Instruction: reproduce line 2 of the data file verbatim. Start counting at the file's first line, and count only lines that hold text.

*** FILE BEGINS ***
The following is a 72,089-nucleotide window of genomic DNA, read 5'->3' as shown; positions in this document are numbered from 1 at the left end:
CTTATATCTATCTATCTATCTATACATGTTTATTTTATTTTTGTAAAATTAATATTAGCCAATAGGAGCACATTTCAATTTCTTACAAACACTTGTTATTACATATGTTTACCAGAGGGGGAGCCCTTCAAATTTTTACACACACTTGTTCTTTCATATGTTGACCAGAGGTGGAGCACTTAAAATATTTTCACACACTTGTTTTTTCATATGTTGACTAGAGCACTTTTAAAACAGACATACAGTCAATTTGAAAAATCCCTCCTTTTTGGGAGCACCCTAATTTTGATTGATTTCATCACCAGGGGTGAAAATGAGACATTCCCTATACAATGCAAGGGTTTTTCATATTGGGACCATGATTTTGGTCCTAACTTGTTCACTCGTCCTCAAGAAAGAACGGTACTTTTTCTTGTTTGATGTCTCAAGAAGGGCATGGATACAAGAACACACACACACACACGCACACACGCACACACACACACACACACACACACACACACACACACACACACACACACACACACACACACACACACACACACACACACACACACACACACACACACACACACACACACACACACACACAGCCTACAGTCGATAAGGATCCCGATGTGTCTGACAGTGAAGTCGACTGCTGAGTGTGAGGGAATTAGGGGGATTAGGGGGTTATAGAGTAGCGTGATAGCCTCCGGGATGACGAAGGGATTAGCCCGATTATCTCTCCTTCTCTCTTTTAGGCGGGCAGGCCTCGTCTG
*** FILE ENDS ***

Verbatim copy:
CTTATATCTATCTATCTATCTATACATGTTTATTTTATTTTTGTAAAATTAATATTAGCCAATAGGAGCACATTTCAATTTCTTACAAACACTTGTTATTACATATGTTTACCAGAGGGGGAGCCCTTCAAATTTTTACACACACTTGTTCTTTCATATGTTGACCAGAGGTGGAGCACTTAAAATATTTTCACACACTTGTTTTTTCATATGTTGACTAGAGCACTTTTAAAACAGACATACAGTCAATTTGAAAAATCCCTCCTTTTTGGGAGCACCCTAATTTTGATTGATTTCATCACCAGGGGTGAAAATGAGACATTCCCTATACAATGCAAGGGTTTTTCATATTGGGACCATGATTTTGGTCCTAACTTGTTCACTCGTCCTCAAGAAAGAACGGTACTTTTTCTTGTTTGATGTCTCAAGAAGGGCATGGATACAAGAACACACACACACACACGCACACACGCACACACACACACACACACACACACACACACACACACACACACACACACACACACACACACACACACACACACACACACACACACACACACACACACACACACACACACACACACACACAGCCTACAGTCGATAAGGATCCCGATGTGTCTGACAGTGAAGTCGACTGCTGAGTGTGAGGGAATTAGGGGGATTAGGGGGTTATAGAGTAGCGTGATAGCCTCCGGGATGACGAAGGGATTAGCCCGATTATCTCTCCTTCTCTCTTTTAGGCGGGCAGGCCTCGTCTG